On the other hand, if some element is decidedly counter to the white paper (chain of digital signatures, anyone?), then that indeed does matter.

It’s hard to keep track of what you were saying when you keep changing it. 

Bullshit. I've been consistent. You've been persistent in finding new words to stick in my mouth.

wtf these new planes have jet engines, and cars have airbags?!?! But but none of this was in the original design!!!

OMG - but still TCP/IP ,  smtp, SWIFT, FIX  have not built in smart contracts - or did I miss u mix apples and crap?

Congrats you managed to fail on all levels, this is truly an accomplishment you should be proud of yourself

TCP/IP - https://en.wikipedia.org/wiki/IPv6
smtp - https://en.wikipedia.org/wiki/Extended_SMTP
SWIFT - https://en.wikipedia.org/wiki/Society_for_Worldwide_Interbank_Financial_Telecommunication#SWIFTNet_Phase_2
FIX - https://en.wikipedia.org/wiki/FAST_protocol
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September 09, 2019, 10:15:07 PM

How could evidence of personal identity have anything whatsoever to do with evidence of protocol change?

Quote
I'm not sure if you're trolling or trying to be serious.

Back at ya.

See any evidence of SegWit in the white paper? No?

Explicitly in front of your face. Willful dereliction of truthiness.

SegWit was indeed an alteration of the Bitcoin protocol. Undeniably. There is really no way to argue otherwise.

I am pretty confident the white paper doesn’t say anything about Turing completeness, legally enforceable smart contracts, token protocols,  large data storage capability and all the other shit in Bitcoin SV marketing

Yet interestingly, all fully supported in the 0.1 version of the Bitcoin protocol. You know, before the Cripple Rangers took control of the codebase. SegWit, on the other hand...

Funny, eh?

So what's the point you are trying to make?

My mistake.  I couldn't see any evidence of them in the white paper.  Thank you for clarifying that it doesn't matter whether something is mentioned in the whitepaper.

That is not what I said at all. Are you really that blind that you do not see what I am getting at? Even with your introduction of demonstrably flawed sidebars?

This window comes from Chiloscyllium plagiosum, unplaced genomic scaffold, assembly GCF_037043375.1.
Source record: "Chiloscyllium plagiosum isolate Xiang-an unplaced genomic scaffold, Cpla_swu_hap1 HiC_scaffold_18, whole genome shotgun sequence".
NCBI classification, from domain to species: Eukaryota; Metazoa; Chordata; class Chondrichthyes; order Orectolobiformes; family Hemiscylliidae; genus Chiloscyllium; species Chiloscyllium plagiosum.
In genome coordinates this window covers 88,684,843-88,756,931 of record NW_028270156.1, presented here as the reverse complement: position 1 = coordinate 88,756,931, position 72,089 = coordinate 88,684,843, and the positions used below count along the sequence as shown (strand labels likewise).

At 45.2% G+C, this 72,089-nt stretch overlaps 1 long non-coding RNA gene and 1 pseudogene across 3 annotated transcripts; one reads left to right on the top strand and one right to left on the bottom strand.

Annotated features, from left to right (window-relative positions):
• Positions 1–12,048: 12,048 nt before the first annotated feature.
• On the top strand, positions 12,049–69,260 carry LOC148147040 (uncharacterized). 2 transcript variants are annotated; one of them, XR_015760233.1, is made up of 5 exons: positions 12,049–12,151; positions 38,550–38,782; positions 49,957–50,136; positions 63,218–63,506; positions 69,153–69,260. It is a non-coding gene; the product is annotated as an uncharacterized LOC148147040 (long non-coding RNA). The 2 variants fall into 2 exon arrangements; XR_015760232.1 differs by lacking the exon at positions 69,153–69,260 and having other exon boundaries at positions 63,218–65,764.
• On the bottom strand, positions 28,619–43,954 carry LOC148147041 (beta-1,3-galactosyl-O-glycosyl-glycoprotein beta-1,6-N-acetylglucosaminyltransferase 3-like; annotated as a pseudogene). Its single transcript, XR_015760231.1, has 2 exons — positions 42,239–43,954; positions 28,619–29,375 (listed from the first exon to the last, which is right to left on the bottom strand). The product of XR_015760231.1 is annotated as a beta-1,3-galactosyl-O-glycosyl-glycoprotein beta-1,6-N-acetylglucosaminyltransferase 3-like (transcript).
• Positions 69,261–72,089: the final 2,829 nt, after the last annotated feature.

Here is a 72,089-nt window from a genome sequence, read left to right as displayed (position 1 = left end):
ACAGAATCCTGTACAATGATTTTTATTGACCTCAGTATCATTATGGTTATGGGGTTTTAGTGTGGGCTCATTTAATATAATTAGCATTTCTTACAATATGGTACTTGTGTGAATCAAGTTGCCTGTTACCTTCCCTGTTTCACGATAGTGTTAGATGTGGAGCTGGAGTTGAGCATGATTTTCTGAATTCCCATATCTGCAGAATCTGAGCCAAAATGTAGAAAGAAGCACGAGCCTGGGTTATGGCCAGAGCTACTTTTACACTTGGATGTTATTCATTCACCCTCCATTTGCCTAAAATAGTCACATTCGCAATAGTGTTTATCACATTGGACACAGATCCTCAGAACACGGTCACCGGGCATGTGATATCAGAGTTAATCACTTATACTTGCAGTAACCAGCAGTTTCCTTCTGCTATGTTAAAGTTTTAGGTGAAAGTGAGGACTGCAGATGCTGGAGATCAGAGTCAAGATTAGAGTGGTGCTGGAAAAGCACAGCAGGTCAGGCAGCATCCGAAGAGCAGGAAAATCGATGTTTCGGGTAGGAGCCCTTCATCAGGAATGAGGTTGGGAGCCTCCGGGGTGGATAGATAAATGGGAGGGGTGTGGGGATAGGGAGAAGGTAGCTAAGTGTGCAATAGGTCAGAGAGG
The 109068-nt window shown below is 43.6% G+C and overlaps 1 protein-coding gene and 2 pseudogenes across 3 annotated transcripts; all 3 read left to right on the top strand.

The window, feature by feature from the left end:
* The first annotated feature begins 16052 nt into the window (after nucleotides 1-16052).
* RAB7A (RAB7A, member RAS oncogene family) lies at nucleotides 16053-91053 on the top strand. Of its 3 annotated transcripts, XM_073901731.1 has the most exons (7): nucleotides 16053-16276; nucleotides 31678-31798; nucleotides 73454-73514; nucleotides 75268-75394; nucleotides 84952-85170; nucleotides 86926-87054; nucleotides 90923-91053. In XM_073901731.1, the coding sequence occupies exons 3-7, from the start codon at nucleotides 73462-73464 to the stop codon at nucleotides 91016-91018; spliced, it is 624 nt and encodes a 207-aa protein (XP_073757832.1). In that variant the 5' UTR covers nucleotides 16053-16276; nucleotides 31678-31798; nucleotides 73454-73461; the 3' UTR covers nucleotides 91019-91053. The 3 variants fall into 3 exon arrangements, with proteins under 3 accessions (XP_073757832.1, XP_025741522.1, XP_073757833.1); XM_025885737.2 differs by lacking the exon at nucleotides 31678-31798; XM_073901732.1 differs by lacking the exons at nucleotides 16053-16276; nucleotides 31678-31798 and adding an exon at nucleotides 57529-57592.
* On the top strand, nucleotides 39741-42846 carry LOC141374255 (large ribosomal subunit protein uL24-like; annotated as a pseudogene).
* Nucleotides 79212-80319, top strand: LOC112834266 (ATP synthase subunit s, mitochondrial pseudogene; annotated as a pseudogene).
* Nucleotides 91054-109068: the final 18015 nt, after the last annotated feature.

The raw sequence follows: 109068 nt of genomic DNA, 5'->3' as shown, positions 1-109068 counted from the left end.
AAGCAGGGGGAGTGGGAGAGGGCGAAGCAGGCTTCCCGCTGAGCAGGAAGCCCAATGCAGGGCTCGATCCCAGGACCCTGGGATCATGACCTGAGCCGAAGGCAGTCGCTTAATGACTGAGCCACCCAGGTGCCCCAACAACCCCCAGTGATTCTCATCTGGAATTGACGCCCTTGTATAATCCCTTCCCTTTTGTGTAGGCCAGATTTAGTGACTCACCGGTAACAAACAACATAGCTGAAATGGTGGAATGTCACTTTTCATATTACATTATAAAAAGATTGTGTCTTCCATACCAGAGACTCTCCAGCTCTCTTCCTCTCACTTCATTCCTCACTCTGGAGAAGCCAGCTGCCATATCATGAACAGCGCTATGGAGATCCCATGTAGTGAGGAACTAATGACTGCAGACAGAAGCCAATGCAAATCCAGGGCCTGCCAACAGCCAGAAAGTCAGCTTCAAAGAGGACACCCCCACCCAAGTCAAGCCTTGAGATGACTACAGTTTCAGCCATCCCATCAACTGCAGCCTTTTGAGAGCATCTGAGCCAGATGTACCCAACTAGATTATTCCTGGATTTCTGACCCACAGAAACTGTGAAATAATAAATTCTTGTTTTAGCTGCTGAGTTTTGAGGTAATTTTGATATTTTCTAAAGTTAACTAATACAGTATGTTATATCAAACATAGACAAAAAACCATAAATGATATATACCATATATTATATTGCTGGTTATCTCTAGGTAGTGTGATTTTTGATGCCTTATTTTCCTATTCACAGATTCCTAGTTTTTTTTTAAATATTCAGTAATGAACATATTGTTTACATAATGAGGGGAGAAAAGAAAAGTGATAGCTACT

The initial implementation of Bitcoin - 0.1 supports all the features you list. Without recourse to explicit enabling code.
The initial implementation of Bitcoin -- and including up to and through the SegWit Omnibus Changeset Release -- did not support SegWit. Neither explicitly nor as an external implementation. Indeed, the implementation of SegWit was predicated on the most egregious change to the Bitcoin protocol ever enacted.
The features you list did not / do not require a change to the Bitcoin protocol.
SegWit did / does require a change to the Bitcoin protocol.

So when you say "it doesn't matter whether something is mentioned in the whitepaper", you're neither right nor wrong. What matters is the protocol itself. SegWit was undeniably a change to that protocol. A rather significant one. Therefore, somewhat 'less Bitcoin-y' -- at least on this axis -- than other implementations which hew to the original.

On the other hand, if some element is decidedly counter to the white paper (chain of digital signatures, anyone?), then that indeed does matter.

It’s hard to keep track of what you were saying when you keep changing it. 

Bullshit. I've been consistent. You've been persistent in finding new words to stick in my mouth.

wtf these new planes have jet engines, and cars have airbags?!?! But but none of this was in the original design!!!

OMG - but still TCP/IP ,  smtp, SWIFT, FIX  have not built in smart contracts - or did I miss u mix apples and crap?

Congrats you managed to fail on all levels, this is truly an accomplishment you should be proud of yourself

TCP/IP - https://en.wikipedia.org/wiki/IPv6
smtp - https://en.wikipedia.org/wiki/Extended_SMTP
SWIFT - https://en.wikipedia.org/wiki/Society_for_Worldwide_Interbank_Financial_Telecommunication#SWIFTNet_Phase_2
FIX - https://en.wikipedia.org/wiki/FAST_protocol

WTF is this ....  Huh
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September 09, 2019, 10:19:14 PM

Hey jbreher how would you spin EDA and bcash and BSv's current difficulty adjustment algos? what version did that come in?
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September 09, 2019, 10:23:08 PM

Actually, with a portfolio value at the start of just $332,346, he shouldn't be cashing out $66,469 in the first year, sequence of returns risk and all that. But then we don't know the situation of the hodler and might actually need the fiat.
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September 09, 2019, 10:43:51 PM

I used a oiga board it confirmed you are all gay.

But upside 10550 tomorrow